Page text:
The Chamber of Deputies passed the governmental proposal for the extension of the state of emergency until May 17. According to the government, it was a necessary step since not extending it would mean that the majority of restrictions and measures would cease to be in effect. As a result, all shopping malls and restaurants could be opened, and the second wave of the epidemic would become a highly potential threat.
The request for an extension
Prime Minister Andrej Babiš emphasized the importance of the extension: “From an epidemiological point of view, it is necessary to continue in necessary measures preventing an uncontrolled spread of the epidemic, and our country still remains to be in a state of danger. Lives, health, property, as well as internal order and security continue to be endangered.” Babiš also added that he believes this is the last time he asks the Chamber of Deputies for the extension of the state of emergency.
The government originally planned the extension until May 25. The extension is partially caused by the decision of Prague Municipal Court, which revoked measures and restrictions as illegal since they were not issued in accordance with crisis law, but only as measures under public health protection law. The majority of restrictions and measures were subsequently re-enacted, however, their effect is dependent on the state of emergency. Therefore, the government requested the extension until May 25 as that is the term of the last stage of restriction loosening. After that date any measures issued by Ministry of Health should be sufficient.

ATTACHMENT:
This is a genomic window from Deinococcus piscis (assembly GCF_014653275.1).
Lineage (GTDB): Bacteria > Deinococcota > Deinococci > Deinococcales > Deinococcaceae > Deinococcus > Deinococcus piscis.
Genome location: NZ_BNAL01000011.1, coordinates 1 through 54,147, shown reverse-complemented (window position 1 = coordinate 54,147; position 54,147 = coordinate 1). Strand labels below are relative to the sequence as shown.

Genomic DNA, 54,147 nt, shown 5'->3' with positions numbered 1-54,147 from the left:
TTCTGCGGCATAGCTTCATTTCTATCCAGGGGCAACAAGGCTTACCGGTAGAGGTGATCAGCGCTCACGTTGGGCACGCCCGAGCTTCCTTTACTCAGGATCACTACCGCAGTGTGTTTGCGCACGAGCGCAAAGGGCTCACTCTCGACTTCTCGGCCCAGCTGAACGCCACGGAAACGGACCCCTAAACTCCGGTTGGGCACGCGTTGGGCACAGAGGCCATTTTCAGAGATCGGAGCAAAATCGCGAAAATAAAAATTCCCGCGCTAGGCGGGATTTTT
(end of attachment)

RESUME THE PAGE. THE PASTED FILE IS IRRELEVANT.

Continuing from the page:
The debate and final decision
In general, non-governmental parties were for the extension – but for a shorter period of time. For example, parties ODS and SPD were willing to extend only until May 7, and TOP 09 and STAN until May 10. Opposition criticized the government for the incomprehensibility which causes that the public is confused and cannot understand chaotic governmental steps. One of the provided examples was the re-opening of large hobbymarkets while small shops selling the same products have to be closed for another 14 days. The government should also publicly present data and forecasts, since it was also criticised by the court. Opposition also highlighted that the request for extension was not accompanied with arguments, clearly stated reasons and possible scenarios.
As a result, the government's proposal ultimately failed in the Chamber of Deputies. It was the date May 17, proposed by the communist party, which was eventually adopted. The date is supposed to reflect the need for health protection and return to normal regime at the same time. The communist party was also successful with their two accompanying proposals. The government should respectively submit a list of legislative changes enabling the central purchase of protective equipment, especially provided by Czech manufacturers, and also a list of future measures that are going to be passed in accordance with public health protection law when the state of emergency ceases to be in effect.
An amendment to the public health protection law should be passed next week, which would provide Ministry of Health with more competencies for issuing restrictions and measures after the date May 17. The ministry should be able to prohibit or restrict the operation of shops and services or to order the use of certain hygienic measures.